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How on earth can you live for a week on just $2 a day?

Easy-peasy: with good wholesome home cooking.

Cheap basic foods like rice, pasta, noodles, eggs and potatoes can provide a surprising variety of food and nutrition for very little cash. This is NOT a fast or a see-how-little-you-can-eat exercise, the aim of the game is to provide proper, tasty, cheap meals.

You can spend your money anyway you like, cook for yourself, cook with friends, get signed up on the kitchen buddy list if you don't have a kitchen in your hall, or even just live off pot noodles all week if you want! We will provide you with tried and tested recipies, advice and sources of cheap food to stretch your money as far as it will go. And $14(9) dollars will go a long way!


Some basic arithmetic

Choose carefully where you buy your food, and you can make it go a long way. Local shops are often really expencive but buying in bulk saves a lot of money.
  • Netto baked beans: 9p a can
  • Netto tinned tomatoes: 19p a can
  • Somerfield pasta: 1.20 for 2 kg
  • Netto sliced bread: 20p a loaf
  • Beanies VegeMince: 80p for 4 portions
  • McDonalds Hamburger: 69p

      And you can snack cheap too! Multipacks of crisps from the Co-op work out at 10p a bag, and if you make popcorn yourself in a pan (fun!) you can make a huge bowl for just 10p.

      We will give you all the advice and help you need to plan and make cheap recipes and buy food in bulk for everyone so it works out cheaper. Not only will we have cooking classes, every participant will also a recipie book full of scrummy, tested and costed foods that even tell you what student cheifs really want to know - how much washing up you have to do!

How it Works

At the start of the week, 6pm Friday 25th of February until 6pm 4th of March, you will have just 9.10 to spend. You can buy whatever you like, but we reccommend you spend it all on food, and buy that Avril Lavigne album another week. You are not allowed to buy tonnes of caviar and frozen pizzas the week before and eat it during the challenge, you can only eat what you buy that week!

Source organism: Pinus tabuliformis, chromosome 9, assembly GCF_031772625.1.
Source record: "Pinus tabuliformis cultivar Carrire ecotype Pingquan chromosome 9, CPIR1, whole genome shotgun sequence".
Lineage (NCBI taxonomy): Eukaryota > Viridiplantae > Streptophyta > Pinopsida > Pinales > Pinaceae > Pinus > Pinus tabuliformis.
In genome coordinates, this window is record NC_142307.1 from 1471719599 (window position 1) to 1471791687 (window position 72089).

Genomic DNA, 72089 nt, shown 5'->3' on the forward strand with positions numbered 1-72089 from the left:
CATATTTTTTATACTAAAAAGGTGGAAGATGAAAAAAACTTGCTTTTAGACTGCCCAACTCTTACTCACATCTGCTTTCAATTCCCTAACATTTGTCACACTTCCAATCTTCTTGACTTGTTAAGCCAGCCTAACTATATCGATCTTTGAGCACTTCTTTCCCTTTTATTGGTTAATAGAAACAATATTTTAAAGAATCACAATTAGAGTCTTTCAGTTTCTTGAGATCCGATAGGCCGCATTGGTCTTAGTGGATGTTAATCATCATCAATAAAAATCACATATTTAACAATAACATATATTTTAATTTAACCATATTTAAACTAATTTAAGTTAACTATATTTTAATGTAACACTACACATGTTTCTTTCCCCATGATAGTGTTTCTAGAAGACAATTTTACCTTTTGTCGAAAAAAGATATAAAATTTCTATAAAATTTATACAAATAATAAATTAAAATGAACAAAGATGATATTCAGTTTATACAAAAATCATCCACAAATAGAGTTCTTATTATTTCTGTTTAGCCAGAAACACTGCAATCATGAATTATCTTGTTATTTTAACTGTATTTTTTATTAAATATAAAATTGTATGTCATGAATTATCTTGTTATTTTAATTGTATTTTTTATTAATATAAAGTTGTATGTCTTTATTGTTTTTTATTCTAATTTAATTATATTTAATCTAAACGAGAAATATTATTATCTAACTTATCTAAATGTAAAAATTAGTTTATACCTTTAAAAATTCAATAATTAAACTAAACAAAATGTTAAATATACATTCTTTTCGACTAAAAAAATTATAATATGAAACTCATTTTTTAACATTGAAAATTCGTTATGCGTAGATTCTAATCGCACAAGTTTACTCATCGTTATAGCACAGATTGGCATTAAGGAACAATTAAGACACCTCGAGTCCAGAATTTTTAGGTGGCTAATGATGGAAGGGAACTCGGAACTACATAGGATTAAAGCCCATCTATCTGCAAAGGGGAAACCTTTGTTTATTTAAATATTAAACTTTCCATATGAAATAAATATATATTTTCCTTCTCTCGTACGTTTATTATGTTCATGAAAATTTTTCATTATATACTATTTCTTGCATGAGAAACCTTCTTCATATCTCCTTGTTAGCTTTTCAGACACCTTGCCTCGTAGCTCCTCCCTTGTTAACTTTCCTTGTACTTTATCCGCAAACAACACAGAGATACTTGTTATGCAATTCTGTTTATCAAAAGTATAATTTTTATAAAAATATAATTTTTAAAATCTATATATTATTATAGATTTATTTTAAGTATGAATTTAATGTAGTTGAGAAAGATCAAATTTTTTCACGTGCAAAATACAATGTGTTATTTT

Bear in mind the challenege doesn't take into account the costs of your housing, tuition fees, clothes etc. The focus of the challenge is on the day to day eating costs, to give you an idea what it is like having to make the most of every penny you have.

If you live in halls and don't have access to a proper kitchen, you may be able to get a 'kitchen buddy', someone who lives nearby with a proper kitchen you can cook together in, sharing the costs of the food. However most halls have at least a hob and kettle in their kitchen, and you would be surprised how many things you can cook on with just that...

Participants will be encouraged to fill in a diary of what they ate during the week, and how much it cost, as well as to confess to any lapses in frugality! It's your challenge, and we don't mind how you do it, but we are interested to know how found the experiance, especially what you ate.

During the event there will be events such as speakers, a talk on poverty, and a video night so there will be plenty of chance to mingle with your fellow challengers and swap stories. On the last Friday there will be a big party to celebrate the end of the week, with lots of food (and chocolate).

First and formost though, this should be a fun challenge.

We want you to enjoy being involved, and feeling good about yourself.

Come join us!

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